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Solar Math
Topic: Space Math, The Sun, Transits and Eclipses
Grade Level: 9-12
Body: Sun
Mission: Heliophysics (Sun)

Short Description: These problems, including proportions, decimals, geometry, and scientific notation, call for students to apply mathematics and science concepts to understand the sun and the work of the Hinode satellite.


Solar System in My Neighborhood
Topic: Scale of Our Solar System
Grade Level: 5-8
Body: Our Solar System
Mission: Voyager 1 (Our Solar System), Voyager 2 (Our Solar System)

Short Description: In this 1-hour activity, students shrink the scale of the vast solar system to the size of their neighborhood. They are challenged to consider not only the traditional "planets," but also some of the smaller objects orbiting the sun. Children compare the relative sizes of scale models of the planets, two dwarf planets, and a comet as represented by fruits and other foods. They determine the spacing between the scaled planets on a map of the neighborhood and relate those distances to familiar landmarks. This indoor activity may be used in addition to, or in place of, the outdoor scale model explored in Jump to Jupiter.


Solar System Math
Topic: Scale of Our Solar System
Grade Level: 5-8
Body: Our Solar System
Mission: Voyager 1 (Our Solar System), Voyager 2 (Our Solar System)

Short Description: A series of four classroom lessons centered on pre-algebra topics such as measurement, unit conversion, ratio and proportion, scale, data analysis, and data representation. The downloadable software application, "What's the Difference," supports the lessons with engaging multimedia that accurately illustrates the size, distance and composition of the bodies in our solar system.


Solarscapes Activities
Topic: The Sun, Transits and Eclipses
Grade Level: 5-8
Body: Sun
Mission: Heliophysics (Sun)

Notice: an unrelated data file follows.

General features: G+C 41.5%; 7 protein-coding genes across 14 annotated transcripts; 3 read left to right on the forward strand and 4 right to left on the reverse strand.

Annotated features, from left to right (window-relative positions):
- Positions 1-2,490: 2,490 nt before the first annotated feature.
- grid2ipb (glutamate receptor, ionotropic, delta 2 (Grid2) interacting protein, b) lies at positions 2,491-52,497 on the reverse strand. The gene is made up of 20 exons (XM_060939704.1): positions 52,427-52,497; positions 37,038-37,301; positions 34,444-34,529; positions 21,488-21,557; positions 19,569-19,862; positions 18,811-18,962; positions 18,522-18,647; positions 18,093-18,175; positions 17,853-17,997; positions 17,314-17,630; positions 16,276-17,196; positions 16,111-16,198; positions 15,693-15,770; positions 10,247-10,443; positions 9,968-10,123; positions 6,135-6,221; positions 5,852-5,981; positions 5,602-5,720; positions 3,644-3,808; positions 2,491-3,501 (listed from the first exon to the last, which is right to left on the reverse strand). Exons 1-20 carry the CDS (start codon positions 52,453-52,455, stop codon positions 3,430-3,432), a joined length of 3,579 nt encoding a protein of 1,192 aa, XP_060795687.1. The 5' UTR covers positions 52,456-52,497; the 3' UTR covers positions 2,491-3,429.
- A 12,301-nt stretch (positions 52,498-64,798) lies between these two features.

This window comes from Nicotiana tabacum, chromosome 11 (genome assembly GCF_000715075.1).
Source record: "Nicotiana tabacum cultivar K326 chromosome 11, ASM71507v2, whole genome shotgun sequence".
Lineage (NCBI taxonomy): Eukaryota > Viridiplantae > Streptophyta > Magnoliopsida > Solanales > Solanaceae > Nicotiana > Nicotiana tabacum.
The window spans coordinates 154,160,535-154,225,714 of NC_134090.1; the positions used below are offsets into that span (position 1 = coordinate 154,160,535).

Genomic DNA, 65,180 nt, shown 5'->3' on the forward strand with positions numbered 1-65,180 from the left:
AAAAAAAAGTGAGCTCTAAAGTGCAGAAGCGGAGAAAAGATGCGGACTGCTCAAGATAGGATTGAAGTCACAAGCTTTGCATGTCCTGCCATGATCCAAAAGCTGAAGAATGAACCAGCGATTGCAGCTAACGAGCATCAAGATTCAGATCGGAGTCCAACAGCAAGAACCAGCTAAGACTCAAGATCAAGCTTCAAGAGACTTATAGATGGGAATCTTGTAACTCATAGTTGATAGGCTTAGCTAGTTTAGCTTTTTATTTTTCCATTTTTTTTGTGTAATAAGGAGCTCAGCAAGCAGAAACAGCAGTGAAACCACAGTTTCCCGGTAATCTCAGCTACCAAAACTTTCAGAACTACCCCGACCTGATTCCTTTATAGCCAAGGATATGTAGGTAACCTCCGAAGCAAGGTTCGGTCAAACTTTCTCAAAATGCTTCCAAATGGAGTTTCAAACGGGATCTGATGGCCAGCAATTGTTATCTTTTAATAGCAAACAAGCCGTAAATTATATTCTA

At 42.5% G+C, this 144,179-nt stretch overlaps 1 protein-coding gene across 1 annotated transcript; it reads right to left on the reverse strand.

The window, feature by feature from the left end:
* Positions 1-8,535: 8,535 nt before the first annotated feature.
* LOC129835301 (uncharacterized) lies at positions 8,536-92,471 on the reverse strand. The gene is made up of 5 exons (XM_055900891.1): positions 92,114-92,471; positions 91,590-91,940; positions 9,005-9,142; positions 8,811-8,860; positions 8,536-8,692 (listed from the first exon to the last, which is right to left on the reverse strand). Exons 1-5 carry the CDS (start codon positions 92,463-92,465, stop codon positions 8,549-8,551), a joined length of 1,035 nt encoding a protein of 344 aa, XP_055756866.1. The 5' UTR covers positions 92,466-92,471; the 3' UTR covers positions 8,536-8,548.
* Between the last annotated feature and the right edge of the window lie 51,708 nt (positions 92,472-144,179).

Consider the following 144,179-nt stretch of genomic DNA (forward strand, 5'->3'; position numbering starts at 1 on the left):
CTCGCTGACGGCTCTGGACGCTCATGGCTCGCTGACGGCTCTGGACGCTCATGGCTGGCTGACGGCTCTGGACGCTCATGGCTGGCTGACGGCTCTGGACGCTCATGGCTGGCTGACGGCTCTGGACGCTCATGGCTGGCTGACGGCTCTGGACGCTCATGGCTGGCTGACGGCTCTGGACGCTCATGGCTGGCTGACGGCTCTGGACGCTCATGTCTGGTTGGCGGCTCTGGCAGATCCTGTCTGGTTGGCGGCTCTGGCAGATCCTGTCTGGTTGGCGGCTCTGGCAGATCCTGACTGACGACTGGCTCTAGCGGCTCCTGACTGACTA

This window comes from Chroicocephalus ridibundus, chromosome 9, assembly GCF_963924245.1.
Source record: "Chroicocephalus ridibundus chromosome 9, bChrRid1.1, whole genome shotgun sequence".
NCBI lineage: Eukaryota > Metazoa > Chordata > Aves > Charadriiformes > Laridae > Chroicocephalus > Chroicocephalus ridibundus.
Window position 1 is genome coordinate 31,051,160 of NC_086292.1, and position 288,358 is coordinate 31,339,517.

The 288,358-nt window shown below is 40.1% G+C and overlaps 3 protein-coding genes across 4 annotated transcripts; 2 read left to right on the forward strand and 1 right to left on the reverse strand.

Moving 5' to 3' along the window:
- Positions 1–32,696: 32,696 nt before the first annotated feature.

Short Description: In this series of activities, students learn that the sun has many observable features, including sunspots, that can be plotted and analyzed.


Space Math: Ice on Mercury?
Topic: Ice in the Solar System
Grade Level: 9-12
Body: Mercury
Mission: MESSENGER (Mercury)

Short Description: Since the 1990's, radio astronomers have mapped Mercury. An outstanding curiosity is that in the polar regions, some craters appear to have "anomalous reflectivity" in the shadowed areas of these craters. One interpretation is that this is caused by sub-surface ice


Space Math: LRO Makes a Temperature Map of the Lunar South Pole
Topic: Ice in the Solar System, Space Math
Grade Level: 5-8
Body: Earth's Moon
Mission: Lunar Recon Orbiter (Earth's Moon)

Short Description: Students use the published LRO temperature map to study the scale of the south polar region, the sizes of its craters and estimate the volume of water-ice that may be present in Shackleton Crater.


Space Weather Action Center
Topic: Magnetospheres: Planetary Shields, The Sun, Transits and Eclipses
Grade Level: 5-8, 9-12
Body: Our Solar System, Sun, Earth
Mission: Earth Science (Earth), Heliophysics (Sun)

Short Description: Imagine being able to monitor the progress of an entire solar storm from the time it erupts from our Sun until it sweeps past our small planet effecting enormous changes in our magnetic field. Now imagine being able to do all of this from your Space Weather Action Center (S.W.A.C.)! By following the basic steps in the Instructional Guide your class will soon be on its way to accessing, analyzing and recording NASA satellite and observatory data.


SpaceMath: Planet Kepler-10b: A Matter of Gravity
Topic: Gravity: It's What Keeps Us Together, Space Math
Grade Level: 9-12
Body: Beyond Our Solar System

Short Description: Students use the measured properties of the Earth-like planet Kepler 10b such as its size and density, and by solving Newton's formula for gravity, they determine the weight of a 100 kilogram human standing on the planet's surface.


SpaceMath: The Transit of Mercury
Topic: Space Math, The Sun, Transits and Eclipses
Grade Level: 9-12
Body: Sun, Mercury, Earth
Mission: Heliophysics (Sun)

Short Description: As seen from Earth, the planet Mercury occasionally passes across the face of the sun; an event that astronomers call a transit. From images taken by the Hinode satellite, students will create a model of the solar disk to the same scale as the image, and calculate the distance to the sun.


Spinning Does More than Make You Dizzy
Topic: Formation of the Solar System
Grade Level: K-4
Body: Our Solar System

Short Description: Students investigate why the planets revolve around the Sun in the same direction and connect their formation to their motions in this simple demonstration.

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Last Updated: 21 Oct 2011